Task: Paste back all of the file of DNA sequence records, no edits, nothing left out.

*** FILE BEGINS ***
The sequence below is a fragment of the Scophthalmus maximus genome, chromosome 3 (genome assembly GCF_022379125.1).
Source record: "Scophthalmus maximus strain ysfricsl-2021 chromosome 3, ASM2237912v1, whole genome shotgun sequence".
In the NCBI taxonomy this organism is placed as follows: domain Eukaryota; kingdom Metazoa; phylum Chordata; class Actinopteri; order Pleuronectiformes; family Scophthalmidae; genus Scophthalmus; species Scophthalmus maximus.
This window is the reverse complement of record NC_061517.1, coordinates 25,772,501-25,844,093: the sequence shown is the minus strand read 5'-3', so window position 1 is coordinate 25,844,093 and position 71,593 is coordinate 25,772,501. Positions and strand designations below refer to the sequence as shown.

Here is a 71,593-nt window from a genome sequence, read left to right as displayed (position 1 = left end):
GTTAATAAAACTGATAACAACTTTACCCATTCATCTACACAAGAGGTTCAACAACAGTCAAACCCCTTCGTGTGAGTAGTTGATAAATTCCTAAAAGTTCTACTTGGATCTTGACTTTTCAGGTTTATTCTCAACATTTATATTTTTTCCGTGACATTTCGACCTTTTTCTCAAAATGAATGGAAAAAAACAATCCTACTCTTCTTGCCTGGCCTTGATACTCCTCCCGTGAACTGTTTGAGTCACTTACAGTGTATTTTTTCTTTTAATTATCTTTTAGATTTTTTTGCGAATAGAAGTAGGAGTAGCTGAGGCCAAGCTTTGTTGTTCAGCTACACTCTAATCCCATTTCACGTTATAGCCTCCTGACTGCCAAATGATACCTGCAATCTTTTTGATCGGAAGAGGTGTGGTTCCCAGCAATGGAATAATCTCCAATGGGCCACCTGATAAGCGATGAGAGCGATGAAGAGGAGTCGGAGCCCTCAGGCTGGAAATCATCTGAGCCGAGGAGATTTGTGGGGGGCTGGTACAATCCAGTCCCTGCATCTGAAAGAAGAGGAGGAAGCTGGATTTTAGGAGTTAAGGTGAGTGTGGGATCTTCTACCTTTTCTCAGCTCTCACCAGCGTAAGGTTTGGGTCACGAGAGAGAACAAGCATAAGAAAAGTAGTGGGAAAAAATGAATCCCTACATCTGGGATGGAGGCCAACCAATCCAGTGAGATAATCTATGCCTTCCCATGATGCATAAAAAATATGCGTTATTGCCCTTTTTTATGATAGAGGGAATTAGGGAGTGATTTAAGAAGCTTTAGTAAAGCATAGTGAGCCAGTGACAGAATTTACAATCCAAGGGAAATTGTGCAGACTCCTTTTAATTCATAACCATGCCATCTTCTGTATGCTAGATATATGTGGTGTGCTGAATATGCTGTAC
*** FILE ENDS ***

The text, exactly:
The sequence below is a fragment of the Scophthalmus maximus genome, chromosome 3 (genome assembly GCF_022379125.1).
Source record: "Scophthalmus maximus strain ysfricsl-2021 chromosome 3, ASM2237912v1, whole genome shotgun sequence".
In the NCBI taxonomy this organism is placed as follows: domain Eukaryota; kingdom Metazoa; phylum Chordata; class Actinopteri; order Pleuronectiformes; family Scophthalmidae; genus Scophthalmus; species Scophthalmus maximus.
This window is the reverse complement of record NC_061517.1, coordinates 25,772,501-25,844,093: the sequence shown is the minus strand read 5'-3', so window position 1 is coordinate 25,844,093 and position 71,593 is coordinate 25,772,501. Positions and strand designations below refer to the sequence as shown.

Here is a 71,593-nt window from a genome sequence, read left to right as displayed (position 1 = left end):
GTTAATAAAACTGATAACAACTTTACCCATTCATCTACACAAGAGGTTCAACAACAGTCAAACCCCTTCGTGTGAGTAGTTGATAAATTCCTAAAAGTTCTACTTGGATCTTGACTTTTCAGGTTTATTCTCAACATTTATATTTTTTCCGTGACATTTCGACCTTTTTCTCAAAATGAATGGAAAAAAACAATCCTACTCTTCTTGCCTGGCCTTGATACTCCTCCCGTGAACTGTTTGAGTCACTTACAGTGTATTTTTTCTTTTAATTATCTTTTAGATTTTTTTGCGAATAGAAGTAGGAGTAGCTGAGGCCAAGCTTTGTTGTTCAGCTACACTCTAATCCCATTTCACGTTATAGCCTCCTGACTGCCAAATGATACCTGCAATCTTTTTGATCGGAAGAGGTGTGGTTCCCAGCAATGGAATAATCTCCAATGGGCCACCTGATAAGCGATGAGAGCGATGAAGAGGAGTCGGAGCCCTCAGGCTGGAAATCATCTGAGCCGAGGAGATTTGTGGGGGGCTGGTACAATCCAGTCCCTGCATCTGAAAGAAGAGGAGGAAGCTGGATTTTAGGAGTTAAGGTGAGTGTGGGATCTTCTACCTTTTCTCAGCTCTCACCAGCGTAAGGTTTGGGTCACGAGAGAGAACAAGCATAAGAAAAGTAGTGGGAAAAAATGAATCCCTACATCTGGGATGGAGGCCAACCAATCCAGTGAGATAATCTATGCCTTCCCATGATGCATAAAAAATATGCGTTATTGCCCTTTTTTATGATAGAGGGAATTAGGGAGTGATTTAAGAAGCTTTAGTAAAGCATAGTGAGCCAGTGACAGAATTTACAATCCAAGGGAAATTGTGCAGACTCCTTTTAATTCATAACCATGCCATCTTCTGTATGCTAGATATATGTGGTGTGCTGAATATGCTGTAC